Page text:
I recently had installed a new hot air furnace, that also has an Evaporator
section in it for the house air conditioning.
Last night, a thunder storm passed thru the area.
Nothing really major; have certainly seen worse.
A bit of lightning, etc.
Lights flickered for a few seconds.
This is the first time since the new installation that we had this type of
Anyway, the main circuit board in the furnace fried.
Surprisingly, nothing else in the house suffered any damage, whatsoever.
Even the PC's still work. Of course most of the other items
in the house are plugged into power extension strips with overvoltage and
spike protection; perhaps this saved them ? Hard to know for sure, though.
The furnace (110 V) is, of course, hard wired to the house wiring via a
dedicated circuit breaker.
My question is:
Would really hate to have it happen again.
Is there any kind of circuit breaker we can change to that has this spike
and overvoltage protection ?
Or, what might you folks recommend ?
I would add a hefty surge suppressor (GOOGLE)
right where the branch ckt enters the furnace.
The furnace mfr's have known about this flaw
in the control boards for a decade or more.
It represents a lucrative income stream for them
(and for their service firms).
A protector does not stop, block, or absorb destructive
surges. And yet lightning damage is routinely avoided; as Ben
Franklin even demonstrated in 1752. He also did not stop,
block, or absorb lightning as others even here suggest as a
Every incoming wire must earth surges before that wire can
enter the building. So simple, so effective, and so
inexpensive that your telco installs such a protector, for
free, where their wire connects to your building. Cable needs
no protector. A properly installed cable first drops down to
hardwire their ground block to your earth ground. Only then
does the cable rise back up to enter the building.
In your case, lightning may have found earth ground,
destructively, via a furnace. First lightning forms a
complete path from cloud to earth. Only items in that path -
that have both an incoming and an outgoing electrical
connection - would be damaged. No, lightning is not
capricious. It caused furnace damage for good, basic
electrical reasons. Other appliances were not a better path.
Protectors are not protection. The single point earth
ground is protection. Secondary protection is earth ground
connected to AC electric box. That means your building's
earth ground system must met and probably exceed post 1990
National Electrical Code (NEC).
To connect all three incoming AC electric wires to that
earth ground, you require a 'whole house' protector such as
are sold in Home Depot and Lowes. No effective protector has
been observed in Sears Hardware, Kmart, Walmart, Office Depot,
Radio Shack, Best Buy, Staples, or Circuit City. Effective
protectors have names of more responsible electrical
manufacturers such as Intermatic, Square D, GE, Siemens,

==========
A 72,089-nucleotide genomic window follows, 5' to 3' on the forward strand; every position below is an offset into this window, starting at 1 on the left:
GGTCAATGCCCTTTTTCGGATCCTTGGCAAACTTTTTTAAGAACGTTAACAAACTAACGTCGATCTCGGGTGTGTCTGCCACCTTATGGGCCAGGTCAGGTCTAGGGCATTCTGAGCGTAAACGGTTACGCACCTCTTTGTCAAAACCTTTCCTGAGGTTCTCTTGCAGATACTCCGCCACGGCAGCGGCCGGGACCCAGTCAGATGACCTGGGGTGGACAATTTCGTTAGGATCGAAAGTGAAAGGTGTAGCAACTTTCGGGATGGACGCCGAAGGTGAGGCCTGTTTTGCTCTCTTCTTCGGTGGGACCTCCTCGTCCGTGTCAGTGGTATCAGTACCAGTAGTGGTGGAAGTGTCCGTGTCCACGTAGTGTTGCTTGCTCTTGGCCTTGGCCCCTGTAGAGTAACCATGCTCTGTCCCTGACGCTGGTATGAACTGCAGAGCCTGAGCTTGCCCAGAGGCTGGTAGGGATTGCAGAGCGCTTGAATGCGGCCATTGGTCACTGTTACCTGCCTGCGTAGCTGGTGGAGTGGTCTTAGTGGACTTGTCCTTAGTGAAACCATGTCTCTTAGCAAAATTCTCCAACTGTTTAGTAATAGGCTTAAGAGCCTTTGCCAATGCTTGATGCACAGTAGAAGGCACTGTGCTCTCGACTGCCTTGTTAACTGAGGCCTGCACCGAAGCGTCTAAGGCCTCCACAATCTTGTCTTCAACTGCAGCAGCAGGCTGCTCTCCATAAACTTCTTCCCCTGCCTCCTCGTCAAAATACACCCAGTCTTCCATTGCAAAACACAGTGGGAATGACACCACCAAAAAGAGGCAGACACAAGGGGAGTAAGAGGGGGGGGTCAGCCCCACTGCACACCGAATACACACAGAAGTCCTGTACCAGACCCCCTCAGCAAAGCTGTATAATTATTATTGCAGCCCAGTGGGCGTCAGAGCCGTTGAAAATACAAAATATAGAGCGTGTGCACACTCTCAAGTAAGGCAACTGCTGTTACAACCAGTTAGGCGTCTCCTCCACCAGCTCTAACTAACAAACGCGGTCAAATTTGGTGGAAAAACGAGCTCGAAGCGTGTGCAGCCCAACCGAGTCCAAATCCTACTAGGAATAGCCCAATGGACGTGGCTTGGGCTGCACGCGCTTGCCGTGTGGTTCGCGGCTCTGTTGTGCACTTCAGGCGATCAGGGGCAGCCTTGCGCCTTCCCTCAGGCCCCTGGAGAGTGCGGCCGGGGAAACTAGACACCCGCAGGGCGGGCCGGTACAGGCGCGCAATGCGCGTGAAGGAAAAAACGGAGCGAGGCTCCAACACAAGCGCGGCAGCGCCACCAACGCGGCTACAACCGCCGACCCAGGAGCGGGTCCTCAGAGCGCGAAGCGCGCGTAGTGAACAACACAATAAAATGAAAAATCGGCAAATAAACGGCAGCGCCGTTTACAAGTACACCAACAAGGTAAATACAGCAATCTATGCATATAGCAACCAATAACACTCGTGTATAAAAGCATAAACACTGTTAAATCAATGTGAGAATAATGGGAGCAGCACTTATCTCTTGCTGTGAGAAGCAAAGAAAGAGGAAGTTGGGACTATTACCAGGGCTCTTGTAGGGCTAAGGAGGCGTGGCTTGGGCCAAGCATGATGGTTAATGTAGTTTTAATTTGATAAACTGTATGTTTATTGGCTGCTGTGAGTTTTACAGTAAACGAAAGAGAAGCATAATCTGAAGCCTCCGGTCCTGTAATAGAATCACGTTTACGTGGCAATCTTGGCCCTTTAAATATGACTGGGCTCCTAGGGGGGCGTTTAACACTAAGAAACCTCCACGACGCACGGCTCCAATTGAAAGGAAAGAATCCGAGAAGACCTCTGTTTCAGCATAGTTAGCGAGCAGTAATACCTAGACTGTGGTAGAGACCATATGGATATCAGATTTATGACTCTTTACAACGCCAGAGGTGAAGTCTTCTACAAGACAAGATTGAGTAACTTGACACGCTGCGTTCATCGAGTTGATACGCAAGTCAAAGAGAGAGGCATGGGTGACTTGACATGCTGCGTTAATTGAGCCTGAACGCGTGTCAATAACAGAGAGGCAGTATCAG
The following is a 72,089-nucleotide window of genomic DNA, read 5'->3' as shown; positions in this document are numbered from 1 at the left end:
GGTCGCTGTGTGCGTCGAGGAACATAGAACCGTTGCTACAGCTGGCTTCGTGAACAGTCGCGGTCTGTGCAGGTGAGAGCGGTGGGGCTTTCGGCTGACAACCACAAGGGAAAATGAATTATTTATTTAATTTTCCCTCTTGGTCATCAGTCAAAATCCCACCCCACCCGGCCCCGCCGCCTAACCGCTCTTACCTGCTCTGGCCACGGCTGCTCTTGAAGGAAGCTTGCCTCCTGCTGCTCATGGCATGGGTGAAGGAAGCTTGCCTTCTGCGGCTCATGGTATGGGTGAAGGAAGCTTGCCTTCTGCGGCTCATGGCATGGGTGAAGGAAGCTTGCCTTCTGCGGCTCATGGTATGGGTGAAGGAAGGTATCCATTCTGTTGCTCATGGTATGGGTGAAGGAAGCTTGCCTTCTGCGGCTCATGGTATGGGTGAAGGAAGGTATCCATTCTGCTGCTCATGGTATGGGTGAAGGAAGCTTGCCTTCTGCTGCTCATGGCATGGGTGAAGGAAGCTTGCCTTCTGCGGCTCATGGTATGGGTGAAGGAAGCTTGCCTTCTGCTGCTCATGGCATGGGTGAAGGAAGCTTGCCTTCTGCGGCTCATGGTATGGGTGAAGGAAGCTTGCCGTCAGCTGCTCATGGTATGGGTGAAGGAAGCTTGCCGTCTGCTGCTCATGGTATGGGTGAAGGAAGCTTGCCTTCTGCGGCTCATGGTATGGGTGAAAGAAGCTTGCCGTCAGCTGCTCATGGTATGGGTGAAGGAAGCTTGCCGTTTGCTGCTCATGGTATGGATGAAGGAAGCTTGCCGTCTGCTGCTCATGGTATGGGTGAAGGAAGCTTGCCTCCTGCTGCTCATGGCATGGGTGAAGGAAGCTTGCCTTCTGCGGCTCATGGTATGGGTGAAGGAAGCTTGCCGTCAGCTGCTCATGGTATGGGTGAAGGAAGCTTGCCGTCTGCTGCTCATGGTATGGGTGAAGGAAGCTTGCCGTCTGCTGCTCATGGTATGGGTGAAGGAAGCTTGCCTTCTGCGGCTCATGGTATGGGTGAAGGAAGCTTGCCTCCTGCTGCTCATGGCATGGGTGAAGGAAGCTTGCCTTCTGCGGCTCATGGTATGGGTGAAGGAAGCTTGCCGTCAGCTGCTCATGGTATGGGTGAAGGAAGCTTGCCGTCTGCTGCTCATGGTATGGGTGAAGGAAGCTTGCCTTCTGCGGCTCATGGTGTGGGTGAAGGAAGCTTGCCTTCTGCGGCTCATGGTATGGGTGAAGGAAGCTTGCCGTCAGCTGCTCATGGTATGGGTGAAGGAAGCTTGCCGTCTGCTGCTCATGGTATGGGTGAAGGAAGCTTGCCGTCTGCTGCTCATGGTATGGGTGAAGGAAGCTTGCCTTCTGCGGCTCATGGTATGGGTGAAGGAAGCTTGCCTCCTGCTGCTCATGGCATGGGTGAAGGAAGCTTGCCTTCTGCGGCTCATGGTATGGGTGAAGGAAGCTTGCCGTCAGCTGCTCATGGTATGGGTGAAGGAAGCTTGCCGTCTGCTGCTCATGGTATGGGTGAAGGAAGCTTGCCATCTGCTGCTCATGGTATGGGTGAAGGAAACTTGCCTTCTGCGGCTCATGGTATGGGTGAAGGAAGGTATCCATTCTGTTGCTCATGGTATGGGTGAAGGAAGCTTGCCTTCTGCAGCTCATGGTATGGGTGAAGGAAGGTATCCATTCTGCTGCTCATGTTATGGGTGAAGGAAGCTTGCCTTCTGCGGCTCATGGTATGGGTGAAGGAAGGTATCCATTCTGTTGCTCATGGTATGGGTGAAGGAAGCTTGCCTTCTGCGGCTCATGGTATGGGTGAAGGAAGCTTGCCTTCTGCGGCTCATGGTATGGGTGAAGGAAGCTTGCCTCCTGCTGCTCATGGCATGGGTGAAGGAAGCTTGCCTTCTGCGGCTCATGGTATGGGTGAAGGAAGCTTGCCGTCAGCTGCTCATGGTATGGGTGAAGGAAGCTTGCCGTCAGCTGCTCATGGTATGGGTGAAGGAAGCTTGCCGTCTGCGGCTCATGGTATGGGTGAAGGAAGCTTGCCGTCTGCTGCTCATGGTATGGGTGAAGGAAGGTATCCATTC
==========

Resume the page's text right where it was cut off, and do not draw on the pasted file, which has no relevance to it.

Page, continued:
Polyphaser, Leviton, and Cutler Hammer. Effective protectors
make a short (less than 10 foot) connection to the single
point earth ground. Ineffective protectors forget to discuss
Defined above is secondary protection. Also inspect your
primary protection system:
Currently ongoing is a discussion about protection and
earthing in the rec.radio.shortwave newsgroup entitled
"grounding and surge".
All appliances contain protection that would work on the
power cord. Internal protection that can be overwhelmed if
destructive transients are not earthed before entering a
building. Shunt mode protectors that don't make a short
connection to earth simply forget to mention which type of
surges they protect from. They don't protect from typically
destructive transients. Obviously. Where is the 'less than
10 foot' connection to earth? So instead they forget to
discuss earth ground hoping you will instead use word
association: "surge protector = surge protection". The
assumption is false. Surge 'protection' is earth ground.
Effective surge 'protector' makes an earth ground connection
during the surge. But when a $3 power strip with some $0.10
components is sold for $15 or $50, why would they want you to
know the facts - and endanger such high profits?
A protector is only as effective as its earth ground. If
lightning damaged your furnace, the furnace was a destructive
path to earth ground. Install an earth ground path that is no
A responsible post does not just suggest a solution. Post
would say where that choke is located, why it is effective,
and often includes numbers. Saying "A choke is sufficient" is
typical of posts only from junk scientists; not acceptable
from the technically informed.
Meanwhile, as proven even in science papers that pre-date
WWII, as demonstrated by Ben Franklin, AND as is routinely
demonstrated in virtually every town where lightning damage
does not occur: earthing (not an inductor) provides effective
protection. But then examples and reasons why were posted
previously and remain unchallenged by technical facts.
Things like that has basic protection built in. My 5th wheel
refrigerator and furnace have logic control board like house furnace.
They have not suffered any damage caused by ligthtning. My house one,
quit working when it was less than a week old which was replaced by
warranty. Mind you I park my trailer everywhere during summer time.
High up in the Rockies, down in the prairies......
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